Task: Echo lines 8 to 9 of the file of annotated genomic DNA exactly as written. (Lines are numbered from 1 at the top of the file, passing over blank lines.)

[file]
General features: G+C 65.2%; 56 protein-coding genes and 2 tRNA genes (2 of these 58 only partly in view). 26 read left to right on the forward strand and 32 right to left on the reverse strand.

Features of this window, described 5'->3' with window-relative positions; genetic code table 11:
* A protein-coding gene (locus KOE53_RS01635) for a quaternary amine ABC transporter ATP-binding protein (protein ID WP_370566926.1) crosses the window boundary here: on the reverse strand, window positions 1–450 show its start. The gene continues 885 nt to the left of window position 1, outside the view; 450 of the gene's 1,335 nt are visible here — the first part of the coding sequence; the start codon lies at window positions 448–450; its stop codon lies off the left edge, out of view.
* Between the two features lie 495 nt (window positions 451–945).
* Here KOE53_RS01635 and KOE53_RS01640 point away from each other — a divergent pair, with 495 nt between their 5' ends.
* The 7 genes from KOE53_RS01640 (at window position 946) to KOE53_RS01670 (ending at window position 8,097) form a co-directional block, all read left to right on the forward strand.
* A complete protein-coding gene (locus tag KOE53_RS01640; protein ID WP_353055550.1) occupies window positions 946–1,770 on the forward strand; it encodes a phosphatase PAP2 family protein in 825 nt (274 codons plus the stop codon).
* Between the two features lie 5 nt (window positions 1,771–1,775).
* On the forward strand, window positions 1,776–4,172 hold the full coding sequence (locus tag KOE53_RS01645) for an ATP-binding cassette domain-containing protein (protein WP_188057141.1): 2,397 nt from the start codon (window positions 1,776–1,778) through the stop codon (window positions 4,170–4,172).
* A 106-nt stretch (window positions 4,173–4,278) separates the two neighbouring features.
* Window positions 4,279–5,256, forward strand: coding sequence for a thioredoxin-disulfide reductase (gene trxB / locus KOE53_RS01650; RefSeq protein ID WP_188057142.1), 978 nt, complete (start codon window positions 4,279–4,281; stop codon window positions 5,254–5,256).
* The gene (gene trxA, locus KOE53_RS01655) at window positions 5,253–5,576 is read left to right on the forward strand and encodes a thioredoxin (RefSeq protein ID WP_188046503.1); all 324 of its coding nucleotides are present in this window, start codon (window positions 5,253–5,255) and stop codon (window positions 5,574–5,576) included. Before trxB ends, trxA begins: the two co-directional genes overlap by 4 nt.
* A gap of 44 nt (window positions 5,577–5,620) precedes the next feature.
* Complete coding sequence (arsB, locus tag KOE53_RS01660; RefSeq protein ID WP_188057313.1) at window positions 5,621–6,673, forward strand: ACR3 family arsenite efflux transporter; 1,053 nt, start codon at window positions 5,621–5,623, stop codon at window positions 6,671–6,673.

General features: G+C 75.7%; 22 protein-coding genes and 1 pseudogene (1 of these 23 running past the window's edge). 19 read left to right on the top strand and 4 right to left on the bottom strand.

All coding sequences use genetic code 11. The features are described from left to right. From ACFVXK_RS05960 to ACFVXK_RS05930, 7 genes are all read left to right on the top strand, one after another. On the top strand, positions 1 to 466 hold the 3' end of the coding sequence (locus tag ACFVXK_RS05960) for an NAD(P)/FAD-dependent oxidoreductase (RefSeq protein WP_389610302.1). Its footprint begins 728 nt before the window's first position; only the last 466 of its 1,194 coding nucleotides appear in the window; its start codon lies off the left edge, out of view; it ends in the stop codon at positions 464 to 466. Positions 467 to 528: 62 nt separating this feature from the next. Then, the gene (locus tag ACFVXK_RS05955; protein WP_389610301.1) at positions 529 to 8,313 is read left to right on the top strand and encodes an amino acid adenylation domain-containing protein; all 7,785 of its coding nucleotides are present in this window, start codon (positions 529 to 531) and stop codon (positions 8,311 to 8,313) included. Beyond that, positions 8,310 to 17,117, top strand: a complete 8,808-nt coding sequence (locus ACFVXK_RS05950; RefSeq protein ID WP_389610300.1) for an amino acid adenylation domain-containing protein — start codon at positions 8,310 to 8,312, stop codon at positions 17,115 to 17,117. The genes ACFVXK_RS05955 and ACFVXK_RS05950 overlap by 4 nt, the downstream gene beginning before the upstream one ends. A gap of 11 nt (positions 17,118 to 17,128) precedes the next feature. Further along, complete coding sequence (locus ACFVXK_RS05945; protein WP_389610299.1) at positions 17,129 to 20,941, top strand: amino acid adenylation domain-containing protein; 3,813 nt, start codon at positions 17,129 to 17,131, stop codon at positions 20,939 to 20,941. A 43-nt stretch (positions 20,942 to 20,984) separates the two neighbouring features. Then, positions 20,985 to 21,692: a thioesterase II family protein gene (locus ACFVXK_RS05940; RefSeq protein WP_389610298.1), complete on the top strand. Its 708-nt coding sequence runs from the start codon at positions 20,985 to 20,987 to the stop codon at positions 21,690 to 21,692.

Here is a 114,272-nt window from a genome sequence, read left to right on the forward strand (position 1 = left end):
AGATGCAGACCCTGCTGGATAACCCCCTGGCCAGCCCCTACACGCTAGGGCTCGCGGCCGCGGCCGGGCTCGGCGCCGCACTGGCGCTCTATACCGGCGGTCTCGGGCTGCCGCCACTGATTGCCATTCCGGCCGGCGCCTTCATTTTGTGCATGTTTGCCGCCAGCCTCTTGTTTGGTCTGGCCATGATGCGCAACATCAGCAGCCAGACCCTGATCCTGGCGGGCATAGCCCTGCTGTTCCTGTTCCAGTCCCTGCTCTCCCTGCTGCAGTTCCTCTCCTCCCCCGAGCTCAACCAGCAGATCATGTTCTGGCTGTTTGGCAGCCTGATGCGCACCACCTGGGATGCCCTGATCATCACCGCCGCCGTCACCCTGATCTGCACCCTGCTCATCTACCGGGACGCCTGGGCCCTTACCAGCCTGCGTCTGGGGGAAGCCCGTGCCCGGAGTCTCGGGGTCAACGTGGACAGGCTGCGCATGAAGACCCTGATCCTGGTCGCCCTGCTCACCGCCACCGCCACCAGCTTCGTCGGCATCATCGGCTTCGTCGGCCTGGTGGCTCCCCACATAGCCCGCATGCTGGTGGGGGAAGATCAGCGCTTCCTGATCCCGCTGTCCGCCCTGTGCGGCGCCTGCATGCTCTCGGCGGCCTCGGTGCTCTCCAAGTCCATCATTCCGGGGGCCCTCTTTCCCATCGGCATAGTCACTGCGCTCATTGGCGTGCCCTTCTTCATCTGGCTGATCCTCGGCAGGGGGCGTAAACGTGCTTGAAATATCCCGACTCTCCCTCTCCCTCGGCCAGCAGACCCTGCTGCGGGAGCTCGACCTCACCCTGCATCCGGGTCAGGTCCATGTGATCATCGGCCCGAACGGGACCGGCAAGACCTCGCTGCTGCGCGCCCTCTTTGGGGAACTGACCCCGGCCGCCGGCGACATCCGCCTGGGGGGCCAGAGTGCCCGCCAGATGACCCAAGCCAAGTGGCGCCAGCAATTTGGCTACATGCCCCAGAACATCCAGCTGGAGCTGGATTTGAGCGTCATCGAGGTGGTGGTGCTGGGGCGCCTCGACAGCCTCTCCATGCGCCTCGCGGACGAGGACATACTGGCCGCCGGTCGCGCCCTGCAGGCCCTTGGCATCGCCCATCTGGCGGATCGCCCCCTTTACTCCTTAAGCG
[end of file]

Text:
* Between the two features lie 5 nt (window positions 1,771–1,775).
* On the forward strand, window positions 1,776–4,172 hold the full coding sequence (locus tag KOE53_RS01645) for an ATP-binding cassette domain-containing protein (protein WP_188057141.1): 2,397 nt from the start codon (window positions 1,776–1,778) through the stop codon (window positions 4,170–4,172).